(Bloomberg) — Vladimir Putin’s invasion of Ukraine sent Russian stocks plummeting in February. Nearly 10 months later, a recovery still seems a long way off after sanctions triggered an investor exodus and made them among the worst performing countries in the world.
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While the economy has largely been more resistant than expected to sanctions imposed by the US and its allies, the stock market paints a different picture.
Russian stocks have been excluded from global benchmarks and exchange-traded funds tracking the country’s stocks have been frozen or closed. Local investors have failed to rescue the domestic market from the war-induced slump, even though most foreigners are still prohibited from selling the local stocks they hold.
The sell-off in February led to a record-long market shutdown in Moscow. The dollar-denominated RTS index is down 35% this year, making it the worst performing benchmark of the 92 globally followed by Bloomberg in terms of local currency and the third worst in dollar terms. The MOEX Russia index, priced in rubles, is down 44% and is on track for its strongest annual decline since 2008. As the pressures of war mount, more losses may lie ahead.
“Russian stocks reflect bleak outlook as Western sanctions begin to weigh on the domestic economy,” said Piotr Matys, a senior currency analyst at InTouch Capital Markets Ltd. “The prospect of a global downturn in the coming quarters does not bode well for Russian oil, especially at a time when the European Union is fully committed to reducing its dependence on Russian raw materials.”
The EU and the G-7 have agreed to ban bloc companies from providing key services, including insurance, to ships carrying Russian crude if it is bought above a price cap of $60 a barrel. Russian oil supplies were also wracked by volatile crude oil prices, with benchmark Brent falling about 40% from its March high.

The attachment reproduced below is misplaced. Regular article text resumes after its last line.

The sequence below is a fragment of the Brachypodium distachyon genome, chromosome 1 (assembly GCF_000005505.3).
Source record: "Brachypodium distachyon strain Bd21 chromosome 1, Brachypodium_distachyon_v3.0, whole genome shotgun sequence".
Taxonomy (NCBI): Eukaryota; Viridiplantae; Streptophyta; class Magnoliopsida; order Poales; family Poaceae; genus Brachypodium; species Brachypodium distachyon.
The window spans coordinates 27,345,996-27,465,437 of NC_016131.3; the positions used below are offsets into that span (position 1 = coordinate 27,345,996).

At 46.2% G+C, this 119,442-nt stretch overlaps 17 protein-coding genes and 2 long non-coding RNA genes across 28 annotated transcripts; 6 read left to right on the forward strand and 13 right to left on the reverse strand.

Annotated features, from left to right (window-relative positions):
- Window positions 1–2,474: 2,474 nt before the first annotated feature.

Lukoil PJSC and Gazprom PJSC, the heaviest members of the MOEX Index, are down 30% and 53% respectively this year. Meanwhile, the largest publicly traded lender, Sberbank of Russia PJSC, has plummeted 54% as international sanctions hit everything from Russia’s ability to access foreign reserves to the SWIFT bank messaging system.
Concern that Putin would expand the reservist call-up of the 300,000 men mobilized in September has also dampened local private investors’ confidence that they have money to work in the stock market.
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“In a sense, I find the underperformance of the Russian stock market surprising, as all the geopolitical risks are priced in at the start and the late sanctions, even the price cap, are not a game changer for Russian stocks,” said Iskander Lutsko, chief investment strategist at ITI Capital in Moscow. He attributes the market’s continued decline to “a lack of support from local institutional funds, while retail demand has been weakened by risks of mobilization and deposit outflows.”
Next year is unlikely to bring relief as war and capital controls continue, especially as a global recession curbs demand for raw materials and new sanctions put further strain on the Russian economy. On Thursday, EU member states agreed on a ninth package of sanctions against Russia, targeting new banks and officials, as well as the country’s access to drones.
“Without new capital inflows, limited by Western sanctions, Russian stocks are likely to underperform again next year,” said Matys of InTouch Capital Markets.
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